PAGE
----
Ready-to-use Schools work: Confidence

This is an activity designed for Year 8 students (aged 12/13) and older, aiming to explain what real confidence is like and to encourage students
to explore what gives them confidence. It can be used in lessons or in a group working on the subject of self-esteem.

Opening discussion

Ask the students to list the things that make them feel confident and write these in a list on the board. Some examples might include having a good hair day, someone complimenting them, doing well in a school subject or being with friends. Then ask the students what stops them feeling confident and put these in to a different list. Some examples may include being bullied or not knowing anyone in a group.

Create a graph on the board, with ‘confidence level’ on one axis and the hours of the day on the other. Using the examples the students gave, go through a person’s day and show how their confidence might look. For example, their confidence might start on a high level because they are having a good hair day, but then someone on the school bus says something horrible and it goes down. Getting a good score in a test might make it go up again, but then a teacher says something that discourages them.

After doing a general example on the board, ask students to put together their own graph of a recent day in their lives, using their own examples of events that raised or lowered their confidence. Give them 10 minutes to think about the things that affect them and to draw this out on A4 paper copying the axes that you showed on the board.

Give students space to reflect on whether they are happy with how their confidence level graph looks and ask if they want their confidence to be based on the external factors that they have thought about. Suggest to the students that real confidence does not depend on what happens in our day. Explain that if confidence is based on the things that they listed, then it will constantly be changing. By doing this, we are putting our confidence in the hands of other people. This is because we think our value is based on what other people think. Ask the group - what if our value was based on something that was constant and unchanging?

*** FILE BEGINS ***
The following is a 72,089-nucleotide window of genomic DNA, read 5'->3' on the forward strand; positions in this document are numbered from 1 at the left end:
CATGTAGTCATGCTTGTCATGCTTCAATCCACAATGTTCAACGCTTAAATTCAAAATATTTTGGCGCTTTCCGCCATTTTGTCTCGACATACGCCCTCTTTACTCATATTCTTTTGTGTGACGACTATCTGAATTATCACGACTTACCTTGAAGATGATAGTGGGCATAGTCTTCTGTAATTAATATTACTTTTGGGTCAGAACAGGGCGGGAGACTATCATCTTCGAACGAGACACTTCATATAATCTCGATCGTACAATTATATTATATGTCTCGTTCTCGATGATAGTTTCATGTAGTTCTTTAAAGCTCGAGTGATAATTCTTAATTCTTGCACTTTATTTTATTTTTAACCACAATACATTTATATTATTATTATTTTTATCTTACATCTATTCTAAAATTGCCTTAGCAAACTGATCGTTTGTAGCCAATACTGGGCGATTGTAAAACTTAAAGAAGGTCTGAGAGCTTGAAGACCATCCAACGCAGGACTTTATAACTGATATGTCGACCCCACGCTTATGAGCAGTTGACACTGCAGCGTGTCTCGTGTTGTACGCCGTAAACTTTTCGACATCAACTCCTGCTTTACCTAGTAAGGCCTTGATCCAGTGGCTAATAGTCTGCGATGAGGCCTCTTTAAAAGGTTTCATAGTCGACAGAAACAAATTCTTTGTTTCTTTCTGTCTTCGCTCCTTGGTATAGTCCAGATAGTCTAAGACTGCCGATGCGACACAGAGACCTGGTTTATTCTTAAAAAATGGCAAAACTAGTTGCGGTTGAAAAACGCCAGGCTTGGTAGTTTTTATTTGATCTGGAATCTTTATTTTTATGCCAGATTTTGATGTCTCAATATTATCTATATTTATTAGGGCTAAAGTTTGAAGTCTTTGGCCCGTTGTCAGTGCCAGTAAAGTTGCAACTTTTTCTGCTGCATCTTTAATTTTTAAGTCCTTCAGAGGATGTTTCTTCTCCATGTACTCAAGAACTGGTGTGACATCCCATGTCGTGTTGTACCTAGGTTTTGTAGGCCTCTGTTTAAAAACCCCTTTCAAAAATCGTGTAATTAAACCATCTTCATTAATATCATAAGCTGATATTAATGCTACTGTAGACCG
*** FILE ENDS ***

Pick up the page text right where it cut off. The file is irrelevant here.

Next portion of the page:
Show the students how to make a simple origami box, which is made from two parts - a lid and a bottom (see picture – search online for some simple tutorials). After the students have made their boxes, they can then decorate them but on the inside only. This may be done with the box pieces staying together, or unfolding the boxes and working out what bits only show inside.

Explain that this box represents them, and that they can decorate the inside as something unique to them. Suggestions for what to put inside can include things that inspire them, skills and talents they have, the names of important people in their life, ways other people have encouraged them or things they are passionate about - anything that they feel represents who they are.

For those working with Christian groups, you can encourage them to put things from their faith in the box, such as Bible verses or lyrics from songs that mean something to them.


Say: confidence is not like the graph we made earlier, based on outside influences. Confidence is not a feeling, something that goes up and down depending on what our hair looks like or if someone compliments us.

Confidence is like the inside of this box. No one else can see it or touch it, but you know what is in there. It doesn’t matter what might get written on the outside of it, or what people might think about it - none of that affects the inside. Real confidence is something that we have inside us - we don’t have more or less of it depending on what happens in our day. Other people don’t create your confidence; it is something you have to have yourself. When you know that you are valuable, no one can touch that. If someone calls you a horrible name, you are still valuable. If someone rejects you, you are still valuable.

If you wish to add a Christian reflection to this activity, here is a suggestion for a conclusion:

Christians believe that our value comes from God, who made us and loves us. This is why our value is unchanging, because God never changes how he feels about us. In the Bible, it says that we are a fearfully and wonderfully made (Psalm 139), and Jesus tells us not to worry about the clothes we wear or what we look like because God values us (Matthew 6). This is why we can have confidence, because it comes from the belief that our value never changes, that we are loved and that fact never changes.

« Back to the last issue

comments powered by Disqus